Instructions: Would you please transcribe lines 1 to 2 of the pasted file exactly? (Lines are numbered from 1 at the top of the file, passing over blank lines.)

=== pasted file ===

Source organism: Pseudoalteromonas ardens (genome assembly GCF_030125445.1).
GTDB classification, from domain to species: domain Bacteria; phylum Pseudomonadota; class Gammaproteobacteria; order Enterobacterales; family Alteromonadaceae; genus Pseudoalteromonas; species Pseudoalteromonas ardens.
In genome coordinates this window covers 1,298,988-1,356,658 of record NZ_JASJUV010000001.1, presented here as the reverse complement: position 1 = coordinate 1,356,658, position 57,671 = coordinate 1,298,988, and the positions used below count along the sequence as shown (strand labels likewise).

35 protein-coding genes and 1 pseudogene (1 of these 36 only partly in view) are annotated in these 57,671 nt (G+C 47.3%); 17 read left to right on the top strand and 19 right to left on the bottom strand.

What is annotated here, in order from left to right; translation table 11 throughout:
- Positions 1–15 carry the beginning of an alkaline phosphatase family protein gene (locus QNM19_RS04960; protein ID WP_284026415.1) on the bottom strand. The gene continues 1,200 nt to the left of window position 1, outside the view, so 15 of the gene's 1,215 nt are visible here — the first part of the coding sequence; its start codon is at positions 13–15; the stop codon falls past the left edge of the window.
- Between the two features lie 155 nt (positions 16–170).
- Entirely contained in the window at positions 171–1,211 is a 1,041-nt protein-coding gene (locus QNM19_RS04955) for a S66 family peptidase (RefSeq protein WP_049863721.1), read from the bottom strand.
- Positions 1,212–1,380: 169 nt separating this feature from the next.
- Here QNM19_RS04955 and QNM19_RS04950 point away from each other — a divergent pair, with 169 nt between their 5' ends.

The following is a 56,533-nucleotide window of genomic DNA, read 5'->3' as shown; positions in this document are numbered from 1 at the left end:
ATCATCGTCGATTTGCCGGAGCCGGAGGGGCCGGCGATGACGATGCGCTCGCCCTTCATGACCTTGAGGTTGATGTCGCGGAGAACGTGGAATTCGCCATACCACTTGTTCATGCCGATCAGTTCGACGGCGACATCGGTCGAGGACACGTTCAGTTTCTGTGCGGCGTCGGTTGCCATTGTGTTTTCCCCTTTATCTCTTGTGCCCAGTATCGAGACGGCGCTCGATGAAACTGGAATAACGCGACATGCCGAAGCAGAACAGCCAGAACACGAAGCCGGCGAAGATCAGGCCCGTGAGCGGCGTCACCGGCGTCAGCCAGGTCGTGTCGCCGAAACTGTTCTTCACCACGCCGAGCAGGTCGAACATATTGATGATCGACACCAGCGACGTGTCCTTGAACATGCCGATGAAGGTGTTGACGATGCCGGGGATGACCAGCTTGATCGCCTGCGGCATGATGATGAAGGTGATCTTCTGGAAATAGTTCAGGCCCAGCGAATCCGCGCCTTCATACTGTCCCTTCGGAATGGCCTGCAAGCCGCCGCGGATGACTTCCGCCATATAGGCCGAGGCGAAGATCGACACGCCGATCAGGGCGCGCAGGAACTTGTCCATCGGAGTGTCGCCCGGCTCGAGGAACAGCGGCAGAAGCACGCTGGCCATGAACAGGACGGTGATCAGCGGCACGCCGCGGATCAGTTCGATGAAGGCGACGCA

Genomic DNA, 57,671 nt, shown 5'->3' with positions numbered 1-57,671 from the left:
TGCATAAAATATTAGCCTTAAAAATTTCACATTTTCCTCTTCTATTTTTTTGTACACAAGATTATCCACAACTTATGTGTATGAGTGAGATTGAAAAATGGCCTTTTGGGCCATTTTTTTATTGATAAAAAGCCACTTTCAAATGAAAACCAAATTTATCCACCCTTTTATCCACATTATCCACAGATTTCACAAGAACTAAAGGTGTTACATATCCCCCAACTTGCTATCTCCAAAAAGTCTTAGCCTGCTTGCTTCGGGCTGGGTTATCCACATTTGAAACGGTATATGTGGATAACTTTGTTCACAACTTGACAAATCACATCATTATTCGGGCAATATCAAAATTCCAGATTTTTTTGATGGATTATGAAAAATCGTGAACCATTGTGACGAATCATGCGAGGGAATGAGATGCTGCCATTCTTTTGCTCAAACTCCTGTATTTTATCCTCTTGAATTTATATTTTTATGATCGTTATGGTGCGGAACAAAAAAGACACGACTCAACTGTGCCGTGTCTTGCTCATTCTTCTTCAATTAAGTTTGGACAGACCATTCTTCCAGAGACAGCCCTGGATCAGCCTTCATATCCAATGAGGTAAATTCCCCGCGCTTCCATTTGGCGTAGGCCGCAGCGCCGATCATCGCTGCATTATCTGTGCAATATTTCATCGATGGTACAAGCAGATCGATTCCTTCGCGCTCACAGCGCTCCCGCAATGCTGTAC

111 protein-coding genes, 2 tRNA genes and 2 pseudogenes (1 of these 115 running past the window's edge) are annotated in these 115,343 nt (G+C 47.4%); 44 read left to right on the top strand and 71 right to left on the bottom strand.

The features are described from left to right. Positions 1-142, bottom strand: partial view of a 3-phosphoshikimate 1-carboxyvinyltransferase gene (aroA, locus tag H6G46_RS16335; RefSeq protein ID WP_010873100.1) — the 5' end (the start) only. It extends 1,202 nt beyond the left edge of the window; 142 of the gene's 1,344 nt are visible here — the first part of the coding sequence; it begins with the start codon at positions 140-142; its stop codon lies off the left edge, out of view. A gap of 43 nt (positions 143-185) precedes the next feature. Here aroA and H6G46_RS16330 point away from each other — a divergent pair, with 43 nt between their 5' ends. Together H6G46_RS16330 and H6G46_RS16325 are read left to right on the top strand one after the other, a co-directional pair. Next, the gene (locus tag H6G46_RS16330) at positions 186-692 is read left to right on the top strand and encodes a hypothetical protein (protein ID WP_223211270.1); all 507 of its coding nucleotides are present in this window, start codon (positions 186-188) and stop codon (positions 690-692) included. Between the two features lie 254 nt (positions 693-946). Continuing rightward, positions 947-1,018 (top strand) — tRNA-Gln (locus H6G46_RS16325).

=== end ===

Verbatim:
Source organism: Pseudoalteromonas ardens (genome assembly GCF_030125445.1).
GTDB classification, from domain to species: domain Bacteria; phylum Pseudomonadota; class Gammaproteobacteria; order Enterobacterales; family Alteromonadaceae; genus Pseudoalteromonas; species Pseudoalteromonas ardens.